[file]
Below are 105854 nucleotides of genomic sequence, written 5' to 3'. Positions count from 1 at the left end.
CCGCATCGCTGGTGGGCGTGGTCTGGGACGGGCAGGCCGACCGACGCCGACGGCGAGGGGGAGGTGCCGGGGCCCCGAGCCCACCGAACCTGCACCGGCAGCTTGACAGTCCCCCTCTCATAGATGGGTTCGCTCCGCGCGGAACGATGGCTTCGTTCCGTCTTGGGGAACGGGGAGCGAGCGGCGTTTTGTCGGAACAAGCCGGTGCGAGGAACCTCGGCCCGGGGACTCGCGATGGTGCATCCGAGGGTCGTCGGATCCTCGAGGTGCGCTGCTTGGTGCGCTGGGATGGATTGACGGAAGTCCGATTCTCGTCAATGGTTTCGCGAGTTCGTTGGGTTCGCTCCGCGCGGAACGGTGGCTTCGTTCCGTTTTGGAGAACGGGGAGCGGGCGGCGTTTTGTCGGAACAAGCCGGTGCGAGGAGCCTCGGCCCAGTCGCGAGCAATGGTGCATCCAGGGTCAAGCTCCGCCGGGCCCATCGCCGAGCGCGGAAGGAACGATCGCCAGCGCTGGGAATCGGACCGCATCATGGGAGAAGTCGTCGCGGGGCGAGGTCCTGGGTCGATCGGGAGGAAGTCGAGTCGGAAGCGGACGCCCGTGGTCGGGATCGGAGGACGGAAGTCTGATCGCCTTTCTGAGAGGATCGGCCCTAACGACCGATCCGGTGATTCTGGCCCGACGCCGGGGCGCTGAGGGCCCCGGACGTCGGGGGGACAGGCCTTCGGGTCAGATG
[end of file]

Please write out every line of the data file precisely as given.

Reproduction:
Below are 105854 nucleotides of genomic sequence, written 5' to 3'. Positions count from 1 at the left end.
CCGCATCGCTGGTGGGCGTGGTCTGGGACGGGCAGGCCGACCGACGCCGACGGCGAGGGGGAGGTGCCGGGGCCCCGAGCCCACCGAACCTGCACCGGCAGCTTGACAGTCCCCCTCTCATAGATGGGTTCGCTCCGCGCGGAACGATGGCTTCGTTCCGTCTTGGGGAACGGGGAGCGAGCGGCGTTTTGTCGGAACAAGCCGGTGCGAGGAACCTCGGCCCGGGGACTCGCGATGGTGCATCCGAGGGTCGTCGGATCCTCGAGGTGCGCTGCTTGGTGCGCTGGGATGGATTGACGGAAGTCCGATTCTCGTCAATGGTTTCGCGAGTTCGTTGGGTTCGCTCCGCGCGGAACGGTGGCTTCGTTCCGTTTTGGAGAACGGGGAGCGGGCGGCGTTTTGTCGGAACAAGCCGGTGCGAGGAGCCTCGGCCCAGTCGCGAGCAATGGTGCATCCAGGGTCAAGCTCCGCCGGGCCCATCGCCGAGCGCGGAAGGAACGATCGCCAGCGCTGGGAATCGGACCGCATCATGGGAGAAGTCGTCGCGGGGCGAGGTCCTGGGTCGATCGGGAGGAAGTCGAGTCGGAAGCGGACGCCCGTGGTCGGGATCGGAGGACGGAAGTCTGATCGCCTTTCTGAGAGGATCGGCCCTAACGACCGATCCGGTGATTCTGGCCCGACGCCGGGGCGCTGAGGGCCCCGGACGTCGGGGGGACAGGCCTTCGGGTCAGATG